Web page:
WTF?And then I followed one of the links through to a contents insurance calculator and whizzed through quickly. By our standards, their allowances were a teeny bit insane. $7k for two laptops? A $1500 dryer? $4000 of shoes per person? An expensive china cabinet full of antiques? Nuh uh.

    I’m not sure we count as minimalist, but we don’t have a ton of stuff realistically and most of it isn’t worth very much.

    To be fair, we probably are a little underinsured (I can’t even remember exactly how much cover we currently have) but hopefully come next renewal, we’ll also have redone the kitchen and may as well roll all those changes up at once. Very little we own was obtained new, but I am definitely aware that should we need to replace it all at once it would be expensive. That said, should we lose everything in one fell swoop, we would still replace things gradually in order to get more for the money. It took about 3 months for us to buy a bedroom set after moving in here (dresser and bedside tables).

    A kitchen with a dishwasher, a decent fridge, a gas stove and cabinets not from the 1960s will probably add a significant number to the amount we want to be insured for. Still, the annual premium dropped to around $400 when I became a homeowner, so hopefully it will still be pretty affordable even after increasing the coverage and updating the policy accordingly.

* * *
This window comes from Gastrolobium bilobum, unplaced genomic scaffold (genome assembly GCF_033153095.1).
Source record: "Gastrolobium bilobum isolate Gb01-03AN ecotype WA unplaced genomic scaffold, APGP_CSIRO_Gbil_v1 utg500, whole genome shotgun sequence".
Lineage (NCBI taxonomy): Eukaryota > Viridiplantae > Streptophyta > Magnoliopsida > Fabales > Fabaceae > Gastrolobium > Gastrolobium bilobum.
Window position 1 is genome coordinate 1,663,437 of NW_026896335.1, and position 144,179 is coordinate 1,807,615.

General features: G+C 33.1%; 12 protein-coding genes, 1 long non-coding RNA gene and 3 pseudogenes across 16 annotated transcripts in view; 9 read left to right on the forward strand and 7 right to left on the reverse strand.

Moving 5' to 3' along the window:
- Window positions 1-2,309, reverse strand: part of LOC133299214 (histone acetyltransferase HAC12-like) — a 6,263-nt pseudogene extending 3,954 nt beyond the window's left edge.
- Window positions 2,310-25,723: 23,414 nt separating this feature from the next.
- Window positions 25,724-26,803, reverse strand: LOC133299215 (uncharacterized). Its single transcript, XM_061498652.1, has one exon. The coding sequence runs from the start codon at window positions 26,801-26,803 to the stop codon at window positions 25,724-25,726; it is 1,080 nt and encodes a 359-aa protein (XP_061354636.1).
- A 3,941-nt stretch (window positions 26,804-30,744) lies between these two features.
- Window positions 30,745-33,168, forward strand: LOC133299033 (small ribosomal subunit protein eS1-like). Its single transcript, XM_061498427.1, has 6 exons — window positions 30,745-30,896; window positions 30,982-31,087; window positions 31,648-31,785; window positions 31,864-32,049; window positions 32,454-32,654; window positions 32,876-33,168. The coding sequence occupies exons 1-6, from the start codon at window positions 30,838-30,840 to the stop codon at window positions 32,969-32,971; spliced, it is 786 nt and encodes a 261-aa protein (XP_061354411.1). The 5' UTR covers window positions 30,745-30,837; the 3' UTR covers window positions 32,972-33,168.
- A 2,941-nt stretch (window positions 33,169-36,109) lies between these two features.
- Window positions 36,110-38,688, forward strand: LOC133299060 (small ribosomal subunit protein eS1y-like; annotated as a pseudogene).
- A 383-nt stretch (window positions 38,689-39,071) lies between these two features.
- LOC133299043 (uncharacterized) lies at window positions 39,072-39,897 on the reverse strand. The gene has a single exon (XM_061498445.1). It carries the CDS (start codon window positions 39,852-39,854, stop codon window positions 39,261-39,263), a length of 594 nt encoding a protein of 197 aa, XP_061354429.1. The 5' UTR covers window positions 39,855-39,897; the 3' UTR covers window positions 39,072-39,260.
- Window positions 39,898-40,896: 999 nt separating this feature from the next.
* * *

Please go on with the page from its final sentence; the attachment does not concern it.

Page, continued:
Health insurance

    Previously I’ve had a bit of a look into private health insurance – where previous employers offered discounts through Southern Cross (my current one does not) and when I needed my wisdom teeth out. And maybe now once again, since a friend is undergoing expensive dental work after an accident which is only partly covered by ACC.

    Every time I’ve reached the conclusion that for me it’s a waste of money, my needs are around optical and dental and the cost of policies just don’t stack up against what I would get back. T might benefit from policies that cover physiotherapy, being both accident and injury prone.

    What I would give for a comprehensive health insurance comparison site! Maybe this is an instance where an adviser would actually be worth it.

    But I suspect this is something I’m going to put aside yet again. Maybe when kids come into the picture (my two bosses who have kids reckon they’ve got their money’s worth and more from health insurance).

    When did you last reconsider your insurance coverage?

  • What to do if you have champagne taste on a beer budget

    What to do if you have champagne taste on a beer budget

    No judgement if your tastes skew a little more extravagant than your budget indicates. I think most of us know what it’s like to not have everything we want.

    It’s an eternal struggle. Our money is limited but the list of things we can potentially do with it is not.

    Spend less

    The quickest win is to cut expenses where possible. A dollar saved is a dollar earned (and won’t be taxed!). Trimming the budget = instant savings.

    For most of us the three biggest expenses are housing, food, and transport. If you can cut down on any (or all!) of these big ticket costs you’ll be saving money every week/fortnight/month on these regular expenses.

    While renting I always endeavoured to keep rent as low as possible, but now that I own I’m making extra principal payments with the aim of eliminating the mortgage outright earlier than scheduled. We’re a one-car household, which saves an untold amount of money, and while we could easily spend much more on groceries and eating out (and would love to) we keep it in check as much as possible.